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Misra wrote about the lives of ordinary people but he wasn’t interested in dreary realism. His characters exist in a vacuum of sorts, where the ordinary rules of a social contract don’t apply to them. They say and do things that are “profane" in an on-the-nose way. And while this makes them less “realistic", it also offers them the licence to tear into the hypocrisies of society. And Misra wasn’t unidimensional, not ever. While the aforementioned stories thrive on a certain straightforward chaotic energy, Misra could also make strict, linear, order-based storytelling disassemble itself neatly in the third act. Like he does here with the very first story, The Renunciant. It starts off reading like a biography of a fictional musician named Jharuprasad and a muse-like figure in his life, an older woman called Niyatirani. From the beginning, there’s the suggestion that Niyatirani will be the ruin of this man— “Niyati" means “fate". But by the end of the narrative, Misra has pulled the rug from underneath the reader’s feet and we are no longer sure about anything, not even the distinction between Jharuprasad and Niyatirani’s motivations and backstories.

Misra’s formal pyrotechnics are occasionally annoying, however, and can overshadow the ideas at the heart of his stories. The delightfully named Lenin’s Lenin, Notwithstanding Syphilis is an example of this. The story starts with a prose-poem, introduces us to a couple of characters—a lecherous middle-aged man and his schoolgirl victim—and then proceeds to lose itself entirely in a cacophony of “jump cut" segments. There are loose, tenuous connections drawn to its titular subject (“One could still see the frame of a foreign car from Lenin’s time in the garden…") but at no point does the text assume a personality of its own.

When Misra gets it right, though, the results are spectacular. No better example of this than the searing Nappy Change, written in 2010. Through the 2000s, the writer had expressed his frustration with the Left Front government in West Bengal. Nappy Change marks the culmination of these efforts and is about the horrific rape and murder of 20-year-old Tapasi Malik, one of the people protesting against the land acquisition in Singur (where Tata had planned to open a manufacturing centre). Following Malik’s death, the CPM and its supporters had tried to spread falsehoods, casting aspersions on the young woman’s character.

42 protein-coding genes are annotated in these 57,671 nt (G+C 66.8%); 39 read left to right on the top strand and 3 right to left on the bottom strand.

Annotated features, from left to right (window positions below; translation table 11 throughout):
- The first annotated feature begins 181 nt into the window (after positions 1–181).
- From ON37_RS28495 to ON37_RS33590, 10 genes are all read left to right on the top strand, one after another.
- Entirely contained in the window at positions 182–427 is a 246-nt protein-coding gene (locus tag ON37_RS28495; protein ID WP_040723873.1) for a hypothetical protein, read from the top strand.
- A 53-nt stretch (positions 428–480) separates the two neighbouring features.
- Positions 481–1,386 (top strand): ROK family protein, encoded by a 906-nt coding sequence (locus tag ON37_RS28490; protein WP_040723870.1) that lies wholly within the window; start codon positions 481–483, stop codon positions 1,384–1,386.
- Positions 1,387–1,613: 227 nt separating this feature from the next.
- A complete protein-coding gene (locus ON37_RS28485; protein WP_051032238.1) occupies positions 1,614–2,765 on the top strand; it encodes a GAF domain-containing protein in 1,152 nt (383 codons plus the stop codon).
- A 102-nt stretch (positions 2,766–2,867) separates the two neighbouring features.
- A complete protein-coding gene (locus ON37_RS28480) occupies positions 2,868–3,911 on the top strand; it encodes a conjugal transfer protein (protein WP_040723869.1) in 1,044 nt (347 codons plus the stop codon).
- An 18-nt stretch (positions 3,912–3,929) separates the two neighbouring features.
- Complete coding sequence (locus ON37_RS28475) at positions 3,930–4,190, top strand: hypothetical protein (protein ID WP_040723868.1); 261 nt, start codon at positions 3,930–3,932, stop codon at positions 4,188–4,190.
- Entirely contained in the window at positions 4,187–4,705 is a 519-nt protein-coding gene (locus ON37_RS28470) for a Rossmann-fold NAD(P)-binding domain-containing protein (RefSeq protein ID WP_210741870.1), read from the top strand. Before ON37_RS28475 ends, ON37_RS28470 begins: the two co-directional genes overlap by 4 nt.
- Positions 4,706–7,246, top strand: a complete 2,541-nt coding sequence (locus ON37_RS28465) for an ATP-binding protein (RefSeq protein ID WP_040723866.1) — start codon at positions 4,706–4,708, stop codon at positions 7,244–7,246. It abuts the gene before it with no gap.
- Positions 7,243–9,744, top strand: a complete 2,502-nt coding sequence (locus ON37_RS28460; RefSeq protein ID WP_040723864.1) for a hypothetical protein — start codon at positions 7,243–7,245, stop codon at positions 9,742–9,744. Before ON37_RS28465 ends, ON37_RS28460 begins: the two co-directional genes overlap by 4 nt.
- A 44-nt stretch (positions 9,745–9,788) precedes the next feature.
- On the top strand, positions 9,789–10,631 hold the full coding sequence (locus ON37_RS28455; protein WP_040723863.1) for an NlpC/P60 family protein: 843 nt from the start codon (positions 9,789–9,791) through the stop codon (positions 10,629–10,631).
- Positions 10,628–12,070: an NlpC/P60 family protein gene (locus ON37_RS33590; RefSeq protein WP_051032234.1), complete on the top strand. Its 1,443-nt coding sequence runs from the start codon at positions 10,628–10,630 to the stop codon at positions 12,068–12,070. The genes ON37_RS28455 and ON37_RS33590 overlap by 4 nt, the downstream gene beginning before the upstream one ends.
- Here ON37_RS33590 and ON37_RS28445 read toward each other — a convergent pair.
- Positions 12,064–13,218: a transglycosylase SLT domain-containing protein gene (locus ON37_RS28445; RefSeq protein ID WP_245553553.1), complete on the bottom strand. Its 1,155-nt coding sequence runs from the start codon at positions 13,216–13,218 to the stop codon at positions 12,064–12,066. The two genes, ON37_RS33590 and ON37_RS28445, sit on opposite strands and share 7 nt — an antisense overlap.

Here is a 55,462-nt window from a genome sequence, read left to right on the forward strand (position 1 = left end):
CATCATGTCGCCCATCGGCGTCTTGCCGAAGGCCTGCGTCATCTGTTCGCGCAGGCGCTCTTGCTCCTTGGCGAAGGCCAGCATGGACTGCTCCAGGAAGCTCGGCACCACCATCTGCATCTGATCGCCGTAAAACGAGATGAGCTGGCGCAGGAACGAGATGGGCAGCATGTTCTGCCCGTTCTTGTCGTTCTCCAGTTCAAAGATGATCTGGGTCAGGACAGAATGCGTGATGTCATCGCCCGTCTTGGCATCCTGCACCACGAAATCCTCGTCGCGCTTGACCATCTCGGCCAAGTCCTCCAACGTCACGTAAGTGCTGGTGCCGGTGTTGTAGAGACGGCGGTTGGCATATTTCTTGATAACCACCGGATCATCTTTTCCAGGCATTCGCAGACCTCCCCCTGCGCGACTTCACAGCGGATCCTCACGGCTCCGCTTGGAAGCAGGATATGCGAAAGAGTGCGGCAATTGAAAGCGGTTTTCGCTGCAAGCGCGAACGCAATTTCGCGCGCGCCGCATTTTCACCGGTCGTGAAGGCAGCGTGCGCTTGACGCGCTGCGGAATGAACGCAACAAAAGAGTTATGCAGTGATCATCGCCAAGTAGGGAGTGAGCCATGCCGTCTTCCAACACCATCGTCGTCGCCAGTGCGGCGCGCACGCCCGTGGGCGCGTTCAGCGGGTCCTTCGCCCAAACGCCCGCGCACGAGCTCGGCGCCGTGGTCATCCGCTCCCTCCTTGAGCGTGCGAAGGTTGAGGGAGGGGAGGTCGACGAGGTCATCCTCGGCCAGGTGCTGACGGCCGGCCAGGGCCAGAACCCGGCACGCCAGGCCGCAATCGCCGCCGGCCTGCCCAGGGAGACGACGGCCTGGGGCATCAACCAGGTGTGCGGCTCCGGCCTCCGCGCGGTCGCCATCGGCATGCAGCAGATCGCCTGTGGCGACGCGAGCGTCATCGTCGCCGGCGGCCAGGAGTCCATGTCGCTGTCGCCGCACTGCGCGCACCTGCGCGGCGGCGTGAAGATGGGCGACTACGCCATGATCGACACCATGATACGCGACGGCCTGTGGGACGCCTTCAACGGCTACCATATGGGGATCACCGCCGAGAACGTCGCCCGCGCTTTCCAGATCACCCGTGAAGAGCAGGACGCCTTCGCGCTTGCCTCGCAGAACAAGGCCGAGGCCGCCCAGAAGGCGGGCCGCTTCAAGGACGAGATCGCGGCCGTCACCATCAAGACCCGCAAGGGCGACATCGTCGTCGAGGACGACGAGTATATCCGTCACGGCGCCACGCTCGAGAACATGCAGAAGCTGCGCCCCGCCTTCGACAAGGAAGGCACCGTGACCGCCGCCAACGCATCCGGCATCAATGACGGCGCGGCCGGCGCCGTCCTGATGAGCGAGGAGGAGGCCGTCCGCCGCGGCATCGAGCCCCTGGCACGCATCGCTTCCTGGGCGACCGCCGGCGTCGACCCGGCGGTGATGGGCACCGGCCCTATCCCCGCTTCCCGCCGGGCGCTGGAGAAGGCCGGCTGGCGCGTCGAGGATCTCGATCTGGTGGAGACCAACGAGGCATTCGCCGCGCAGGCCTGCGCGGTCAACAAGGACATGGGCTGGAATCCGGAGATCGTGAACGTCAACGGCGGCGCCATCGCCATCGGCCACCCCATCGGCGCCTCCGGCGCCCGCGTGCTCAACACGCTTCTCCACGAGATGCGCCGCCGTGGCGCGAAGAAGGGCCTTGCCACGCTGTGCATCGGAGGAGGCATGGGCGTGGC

The story starts off with a gruesome recreation of the rape and then unleashes its mad-scientist array of “cut-up" segments—two segments stand out, from the novelist Mahasweta Devi and the historian Ranajit Guha, respectively, both borrowed from interviews they gave to Bengali newspapers. The choice of cutups is on point: Mahasweta’s fiction is largely about the lives of the marginalised while Guha is known as one of the leading lights of “subaltern studies". They present the theoretical and “practical" halves of the issue, so to speak. While all of this is unfolding on the page, Misra takes a stroll through the rogue’s gallery of Bengal politics, through a series of quick sketches.


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Like most Harper Perennial titles, the back of the book has an interview with Misra, where you realise that the man was just as allusive, digressive, brilliant and frustrating in person. He responds with an anecdote about how a large populace of rats in Bangladesh once had their anuses sealed surgically—these rats were then released, upon which they proceeded to kill each other out of pain and misery.

I honestly don’t know what to make of that little story. My advice is to power through and possibly, re-read what you have just read.

Aditya Mani Jha is a Delhi-based writer.